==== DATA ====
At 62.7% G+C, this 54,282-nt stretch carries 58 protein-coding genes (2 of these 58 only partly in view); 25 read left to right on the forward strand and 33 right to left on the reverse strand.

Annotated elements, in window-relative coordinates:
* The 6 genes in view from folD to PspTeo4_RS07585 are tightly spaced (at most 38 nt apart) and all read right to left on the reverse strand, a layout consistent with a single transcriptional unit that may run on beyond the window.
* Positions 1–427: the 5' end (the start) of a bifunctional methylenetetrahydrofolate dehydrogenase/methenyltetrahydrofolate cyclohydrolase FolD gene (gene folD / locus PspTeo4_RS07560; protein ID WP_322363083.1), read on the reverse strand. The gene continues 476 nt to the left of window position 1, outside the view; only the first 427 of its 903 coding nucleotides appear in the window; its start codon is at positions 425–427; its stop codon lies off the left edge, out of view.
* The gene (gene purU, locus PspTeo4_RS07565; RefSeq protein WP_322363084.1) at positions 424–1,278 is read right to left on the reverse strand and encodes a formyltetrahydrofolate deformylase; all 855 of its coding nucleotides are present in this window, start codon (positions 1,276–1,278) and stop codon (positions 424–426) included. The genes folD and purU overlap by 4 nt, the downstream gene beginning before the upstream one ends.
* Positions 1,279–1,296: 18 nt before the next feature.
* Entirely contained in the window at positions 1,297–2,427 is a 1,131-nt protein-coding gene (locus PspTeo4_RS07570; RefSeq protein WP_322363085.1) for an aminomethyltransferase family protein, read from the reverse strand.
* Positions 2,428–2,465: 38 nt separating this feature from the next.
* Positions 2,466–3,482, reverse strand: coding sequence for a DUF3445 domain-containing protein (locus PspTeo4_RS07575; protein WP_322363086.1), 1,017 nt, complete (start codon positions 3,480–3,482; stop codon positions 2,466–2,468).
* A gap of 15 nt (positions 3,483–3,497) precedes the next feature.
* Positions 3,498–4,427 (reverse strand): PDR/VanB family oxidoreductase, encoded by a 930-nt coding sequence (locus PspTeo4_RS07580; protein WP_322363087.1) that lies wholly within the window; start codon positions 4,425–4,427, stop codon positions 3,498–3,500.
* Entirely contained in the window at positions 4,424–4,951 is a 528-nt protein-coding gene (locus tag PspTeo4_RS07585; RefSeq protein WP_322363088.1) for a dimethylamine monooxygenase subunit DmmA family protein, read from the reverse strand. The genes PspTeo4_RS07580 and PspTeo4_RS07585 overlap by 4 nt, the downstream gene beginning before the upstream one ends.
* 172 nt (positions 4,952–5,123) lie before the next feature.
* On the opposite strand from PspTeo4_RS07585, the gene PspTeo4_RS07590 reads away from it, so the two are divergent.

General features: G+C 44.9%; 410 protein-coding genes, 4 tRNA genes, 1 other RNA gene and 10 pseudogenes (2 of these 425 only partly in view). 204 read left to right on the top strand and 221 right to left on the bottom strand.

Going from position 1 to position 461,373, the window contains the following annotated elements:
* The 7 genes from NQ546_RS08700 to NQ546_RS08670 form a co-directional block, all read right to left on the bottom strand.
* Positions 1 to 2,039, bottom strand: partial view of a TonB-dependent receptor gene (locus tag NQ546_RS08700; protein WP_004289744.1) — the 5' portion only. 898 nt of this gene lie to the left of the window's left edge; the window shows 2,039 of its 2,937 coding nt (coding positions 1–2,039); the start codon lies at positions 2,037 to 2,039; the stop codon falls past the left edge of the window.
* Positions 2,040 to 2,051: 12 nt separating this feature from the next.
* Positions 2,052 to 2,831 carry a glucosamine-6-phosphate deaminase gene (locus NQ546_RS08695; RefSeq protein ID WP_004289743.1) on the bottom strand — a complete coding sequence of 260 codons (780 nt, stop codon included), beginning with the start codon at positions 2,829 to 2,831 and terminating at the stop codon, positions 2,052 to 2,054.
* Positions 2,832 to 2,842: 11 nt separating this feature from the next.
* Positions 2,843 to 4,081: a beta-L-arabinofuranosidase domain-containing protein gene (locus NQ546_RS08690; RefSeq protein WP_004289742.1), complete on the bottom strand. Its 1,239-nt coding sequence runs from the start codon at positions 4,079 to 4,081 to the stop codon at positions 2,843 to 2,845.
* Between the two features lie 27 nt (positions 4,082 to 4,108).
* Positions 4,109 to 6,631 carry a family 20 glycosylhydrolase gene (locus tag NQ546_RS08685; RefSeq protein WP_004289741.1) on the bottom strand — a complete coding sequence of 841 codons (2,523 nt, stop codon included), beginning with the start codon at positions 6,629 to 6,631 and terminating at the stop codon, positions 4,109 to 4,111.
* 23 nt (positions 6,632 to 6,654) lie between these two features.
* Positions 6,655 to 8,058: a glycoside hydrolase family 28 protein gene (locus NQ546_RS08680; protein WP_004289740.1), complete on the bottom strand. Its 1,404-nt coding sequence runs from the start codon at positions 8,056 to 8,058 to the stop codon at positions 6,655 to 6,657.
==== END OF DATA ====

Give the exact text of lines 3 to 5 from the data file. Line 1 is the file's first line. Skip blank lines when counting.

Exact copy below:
* The 6 genes in view from folD to PspTeo4_RS07585 are tightly spaced (at most 38 nt apart) and all read right to left on the reverse strand, a layout consistent with a single transcriptional unit that may run on beyond the window.
* Positions 1–427: the 5' end (the start) of a bifunctional methylenetetrahydrofolate dehydrogenase/methenyltetrahydrofolate cyclohydrolase FolD gene (gene folD / locus PspTeo4_RS07560; protein ID WP_322363083.1), read on the reverse strand. The gene continues 476 nt to the left of window position 1, outside the view; only the first 427 of its 903 coding nucleotides appear in the window; its start codon is at positions 425–427; its stop codon lies off the left edge, out of view.
* The gene (gene purU, locus PspTeo4_RS07565; RefSeq protein WP_322363084.1) at positions 424–1,278 is read right to left on the reverse strand and encodes a formyltetrahydrofolate deformylase; all 855 of its coding nucleotides are present in this window, start codon (positions 1,276–1,278) and stop codon (positions 424–426) included. The genes folD and purU overlap by 4 nt, the downstream gene beginning before the upstream one ends.